JERAULD COUNTY — A string of violations in Jerauld County has put a damper on hunting season.
A popular spot to hunt big game, Jerauld County is an oasis for hunters looking to bag a buck. But with the influx of visitors comes many who violate laws, and it’s gotten out of hand, Jerauld County Sheriff Jason Weber said.
“Jerauld County has always had a lot of big game violations, so it’s not anything new, but I’m getting very sick of people that come into Jerauld County thinking they can do whatever they want,” Weber said. “It’s not all people from out of the county but, man, it sure is a lot.”
For Weber, an avid outdoorsman himself, he said it’s frustrating to know people take advantage of the sport, spoiling the opportunities for others.
Over a two-day span in mid-November, three people were charged with hunting without licenses, and two were charged with hunting out of season in Jerauld County, and all face Class 1 misdemeanors for their alleged crimes.
In one instance, a person is accused of shooting a buck and, after realizing it had been shot before, dragging it into brush and leaving it.
In another, a couple was cited for allegedly shooting two bucks without the proper licensing. They were caught when a conservation officer noticed a deer in the back of a truck with tags on the wrong leg, according to court documents.
A third instance alleges two men who possessed whitetail deer tags knowingly shot mule deer during closed season.
There was no saturation patrol being conducted at the time, Weber said. Rather, community members and fellow hunters alerted law enforcement to possible violations, which Weber said is helpful and encouraged.
“The community here is really good about that — they let us know when something isn’t right,” Weber said. “That definitely helps.”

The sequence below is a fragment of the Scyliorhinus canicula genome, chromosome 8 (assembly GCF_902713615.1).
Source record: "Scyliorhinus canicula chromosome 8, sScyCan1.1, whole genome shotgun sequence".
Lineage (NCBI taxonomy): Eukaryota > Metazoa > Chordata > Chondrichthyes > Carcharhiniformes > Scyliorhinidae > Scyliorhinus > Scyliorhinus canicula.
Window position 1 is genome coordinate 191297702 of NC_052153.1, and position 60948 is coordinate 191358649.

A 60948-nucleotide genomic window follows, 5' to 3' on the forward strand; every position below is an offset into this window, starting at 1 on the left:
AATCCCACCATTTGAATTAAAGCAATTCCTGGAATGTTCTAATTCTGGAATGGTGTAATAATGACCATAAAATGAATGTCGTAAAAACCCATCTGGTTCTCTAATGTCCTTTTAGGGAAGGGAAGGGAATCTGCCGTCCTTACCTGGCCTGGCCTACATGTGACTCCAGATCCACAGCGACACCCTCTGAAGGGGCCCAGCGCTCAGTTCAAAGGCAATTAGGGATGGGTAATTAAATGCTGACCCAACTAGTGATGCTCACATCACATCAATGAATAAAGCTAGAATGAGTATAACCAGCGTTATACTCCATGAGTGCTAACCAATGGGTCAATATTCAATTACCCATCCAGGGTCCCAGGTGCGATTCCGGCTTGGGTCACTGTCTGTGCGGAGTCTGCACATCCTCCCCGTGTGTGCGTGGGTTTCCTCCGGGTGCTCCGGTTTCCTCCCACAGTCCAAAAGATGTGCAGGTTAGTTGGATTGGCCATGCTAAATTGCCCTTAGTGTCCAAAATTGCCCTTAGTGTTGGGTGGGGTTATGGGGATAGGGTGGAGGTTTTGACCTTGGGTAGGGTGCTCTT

South Dakota Game, Fish & Parks Law Enforcement Program Administrator Andy Alban said it’s not uncommon to see a spike in violations during a weekend, or the opening day for a hunting season, both factors that apply to the cases recorded in Jerauld County.
On those days, there are typically more conservation officers on duty, thus catching more violations, Alban said.
Statewide, there have been approximately 100 big game violations during the 2017 fall deer season, he said, and many of those violations were recorded over weekends.
The number is normal, he said, adding that GF&P hasn’t increased its staffing to help catch violators. Instead, as was the case in Jerauld County, GF&P has received several tips from community members, sparking investigations and leading to citations.
“It’s not that we have more personnel out as compared to previous years and, in fact, I think the numbers align pretty well with past years,” Alban said. “But the unwritten rule is you’re going to be ‘all hands on deck’ on weekends and opening days, and, a lot of time, that’s when violations are caught.”